Driver avoids jail for friend’s death
The mother of a 23-year-old Boddington man killed when he fell from the back of a ute being driven by a close mate has forgiven the driver less than four months on and urged the court to spare him from jail.
Jesse Crossman died from fatal head injuries when he fell from the back of the Nissan Navara ute being driven by 32-year-old friend Steven James Ayres in April this year. Mr Ayres pleaded guilty to dangerous driving occasioning death in Albany District Court on Monday where he avoided an immediate prison term for allowing Mr Crossman to ride in the back of his Nissan Navara ute.
The court was told both men had been drinking together for three hours when they left a Boddington pub at midnight and Mr Crossman jumped in the tray of the ute after Mr Ayres had initially told him to sit in the cab with him.
Mr Ayres drove only 285m up Bannister Road and turned right, a 45 degree corner at Farmers Avenue when Mr Crossman fell from the ute and hit his head.
Mr Ayres did not realise his mate had fallen but eventually turned around 400m later and returned to assist as paramedics arrived.
Mr Crossman died later in Boddington Hospital. His blood alcohol reading was 0.088 per cent. State prosecutor James Newton-Palmer told the court Mr Ayres blew a blood alcohol reading of 0.109 per cent and not only allowed his friend to ride in the back of the ute but failed to slow down below 50km/h around the corner.
Mr Newton-Palmer called for an immediate prison term to reflect the seriousness of the offence and for general deterrence.
Defence lawyer Seamus Rafferty said his client was being sentenced on the “fateful decision” to drive and allowing his friend to ride in the tray, not his manner of driving at the corner.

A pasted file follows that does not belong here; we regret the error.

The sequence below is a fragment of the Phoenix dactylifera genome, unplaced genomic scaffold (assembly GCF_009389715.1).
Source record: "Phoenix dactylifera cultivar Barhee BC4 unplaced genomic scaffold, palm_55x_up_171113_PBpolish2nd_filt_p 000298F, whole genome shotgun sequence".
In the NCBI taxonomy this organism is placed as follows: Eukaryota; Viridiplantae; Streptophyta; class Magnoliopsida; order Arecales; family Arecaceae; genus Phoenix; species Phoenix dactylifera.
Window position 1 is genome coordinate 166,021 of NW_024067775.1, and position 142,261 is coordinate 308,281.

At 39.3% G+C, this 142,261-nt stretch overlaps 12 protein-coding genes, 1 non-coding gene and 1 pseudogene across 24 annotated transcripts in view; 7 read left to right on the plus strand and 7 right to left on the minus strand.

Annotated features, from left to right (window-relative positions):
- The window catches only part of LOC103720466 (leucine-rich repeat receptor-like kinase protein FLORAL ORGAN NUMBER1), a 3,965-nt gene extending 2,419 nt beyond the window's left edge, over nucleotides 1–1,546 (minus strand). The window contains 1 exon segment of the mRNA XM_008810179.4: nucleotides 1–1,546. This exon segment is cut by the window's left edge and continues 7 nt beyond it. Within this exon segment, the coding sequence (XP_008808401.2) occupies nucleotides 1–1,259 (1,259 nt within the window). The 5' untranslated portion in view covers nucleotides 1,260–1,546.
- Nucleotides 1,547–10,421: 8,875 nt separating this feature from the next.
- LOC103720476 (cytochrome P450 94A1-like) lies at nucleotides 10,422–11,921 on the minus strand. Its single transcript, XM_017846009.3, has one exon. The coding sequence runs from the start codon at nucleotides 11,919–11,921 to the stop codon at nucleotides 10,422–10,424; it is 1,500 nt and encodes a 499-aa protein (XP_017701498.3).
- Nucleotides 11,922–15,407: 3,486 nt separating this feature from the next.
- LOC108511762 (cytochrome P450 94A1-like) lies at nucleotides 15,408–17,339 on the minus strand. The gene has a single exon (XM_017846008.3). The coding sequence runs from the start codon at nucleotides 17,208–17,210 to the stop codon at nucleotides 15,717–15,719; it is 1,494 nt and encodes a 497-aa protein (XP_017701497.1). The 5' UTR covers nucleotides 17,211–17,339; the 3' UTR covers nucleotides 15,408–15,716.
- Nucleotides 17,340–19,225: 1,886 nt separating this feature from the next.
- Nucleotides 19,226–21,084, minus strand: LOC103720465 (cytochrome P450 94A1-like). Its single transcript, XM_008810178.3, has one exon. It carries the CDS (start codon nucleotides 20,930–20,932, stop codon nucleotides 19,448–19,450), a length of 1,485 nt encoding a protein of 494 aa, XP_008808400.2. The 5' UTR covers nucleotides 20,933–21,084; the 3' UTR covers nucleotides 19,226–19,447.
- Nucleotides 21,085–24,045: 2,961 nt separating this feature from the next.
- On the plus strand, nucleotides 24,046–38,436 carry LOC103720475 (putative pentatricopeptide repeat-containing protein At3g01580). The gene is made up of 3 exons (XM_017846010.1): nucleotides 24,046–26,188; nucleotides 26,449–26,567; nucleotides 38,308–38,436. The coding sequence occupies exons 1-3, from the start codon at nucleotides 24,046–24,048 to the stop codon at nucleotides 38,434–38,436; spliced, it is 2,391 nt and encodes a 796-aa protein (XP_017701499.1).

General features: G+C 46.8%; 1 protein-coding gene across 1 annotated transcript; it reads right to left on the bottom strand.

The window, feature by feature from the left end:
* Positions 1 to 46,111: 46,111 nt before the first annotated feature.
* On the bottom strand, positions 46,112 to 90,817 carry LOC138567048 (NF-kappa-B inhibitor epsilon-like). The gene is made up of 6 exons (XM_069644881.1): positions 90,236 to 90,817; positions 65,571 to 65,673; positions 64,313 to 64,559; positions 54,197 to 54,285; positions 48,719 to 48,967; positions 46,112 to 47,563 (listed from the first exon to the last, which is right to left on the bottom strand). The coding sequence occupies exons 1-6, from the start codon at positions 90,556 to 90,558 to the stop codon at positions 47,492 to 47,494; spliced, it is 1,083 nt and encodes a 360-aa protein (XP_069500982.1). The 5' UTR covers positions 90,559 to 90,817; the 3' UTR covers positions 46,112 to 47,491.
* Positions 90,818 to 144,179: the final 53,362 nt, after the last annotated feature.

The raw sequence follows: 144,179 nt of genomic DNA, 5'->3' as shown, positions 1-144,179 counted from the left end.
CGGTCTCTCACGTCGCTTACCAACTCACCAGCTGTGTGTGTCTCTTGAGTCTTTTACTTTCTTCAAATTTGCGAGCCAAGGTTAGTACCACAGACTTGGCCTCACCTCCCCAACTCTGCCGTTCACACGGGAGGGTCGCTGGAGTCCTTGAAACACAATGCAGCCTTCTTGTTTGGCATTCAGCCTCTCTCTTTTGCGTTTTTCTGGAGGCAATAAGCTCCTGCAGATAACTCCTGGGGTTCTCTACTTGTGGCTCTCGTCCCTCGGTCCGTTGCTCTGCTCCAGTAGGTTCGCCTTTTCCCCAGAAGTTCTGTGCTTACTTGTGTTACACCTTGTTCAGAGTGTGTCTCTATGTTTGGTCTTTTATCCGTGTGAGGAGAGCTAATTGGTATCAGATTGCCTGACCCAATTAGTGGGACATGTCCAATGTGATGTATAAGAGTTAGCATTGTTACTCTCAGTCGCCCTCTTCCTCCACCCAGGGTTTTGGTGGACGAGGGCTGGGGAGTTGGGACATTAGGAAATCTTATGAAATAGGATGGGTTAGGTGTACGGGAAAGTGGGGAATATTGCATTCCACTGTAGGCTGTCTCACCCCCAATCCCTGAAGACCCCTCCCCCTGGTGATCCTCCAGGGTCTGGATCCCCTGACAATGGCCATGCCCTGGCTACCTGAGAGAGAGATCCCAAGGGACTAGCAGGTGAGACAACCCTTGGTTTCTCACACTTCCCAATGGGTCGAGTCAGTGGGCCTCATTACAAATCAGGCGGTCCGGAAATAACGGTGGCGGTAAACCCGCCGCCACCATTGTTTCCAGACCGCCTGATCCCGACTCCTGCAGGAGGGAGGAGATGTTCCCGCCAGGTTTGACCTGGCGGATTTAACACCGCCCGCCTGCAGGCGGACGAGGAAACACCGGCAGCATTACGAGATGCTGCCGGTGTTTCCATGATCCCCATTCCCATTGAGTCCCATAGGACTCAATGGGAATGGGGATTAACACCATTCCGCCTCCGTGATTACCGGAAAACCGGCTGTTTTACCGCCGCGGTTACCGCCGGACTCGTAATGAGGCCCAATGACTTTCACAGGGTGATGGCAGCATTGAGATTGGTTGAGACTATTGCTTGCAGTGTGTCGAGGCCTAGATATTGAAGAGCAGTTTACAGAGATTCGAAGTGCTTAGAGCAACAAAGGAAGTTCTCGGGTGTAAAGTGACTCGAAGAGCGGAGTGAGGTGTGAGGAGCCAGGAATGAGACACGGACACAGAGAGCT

Mr Rafferty said his client had an “unblemished character” and was a highly respected volunteer firefighter and footballer at Boddington Football Club and worked on the Boddington Gold Mine.
“He went back to the scene and provided as much assistance as he could while his friend lay dying on the side of the road,” he said.
“In some way he has lost his balance and that will always be unknown.”
Mr Rafferty said the victim impact statement from Mr Crossman’s mother Kate Harris was “highly emotive”.
“The Crossman family is a very forgiving family,” he said.
“She does not want him to go into custody as it serves no purpose.”
Mr Rafferty urged Judge Bruce Goetze to suspend any prison term due to his client’s remorse, early guilty plea, non-existent risk of re-offending, no criminal record, outstanding character and his admission on the night to police.
Judge Goetze said it could not be determined how Mr Crossman fell or if he was holding on to the roll bar of the ute.
“Yes there was alcohol but there is no evidence that contributed to dangerous driving,” he said.
“The danger was he was in the ute and there is no evidence you took the corner too sharply or were speeding.”
Judge Goetze jailed Mr Ayres for two years, suspended for two years and disqualified his licence for two years.
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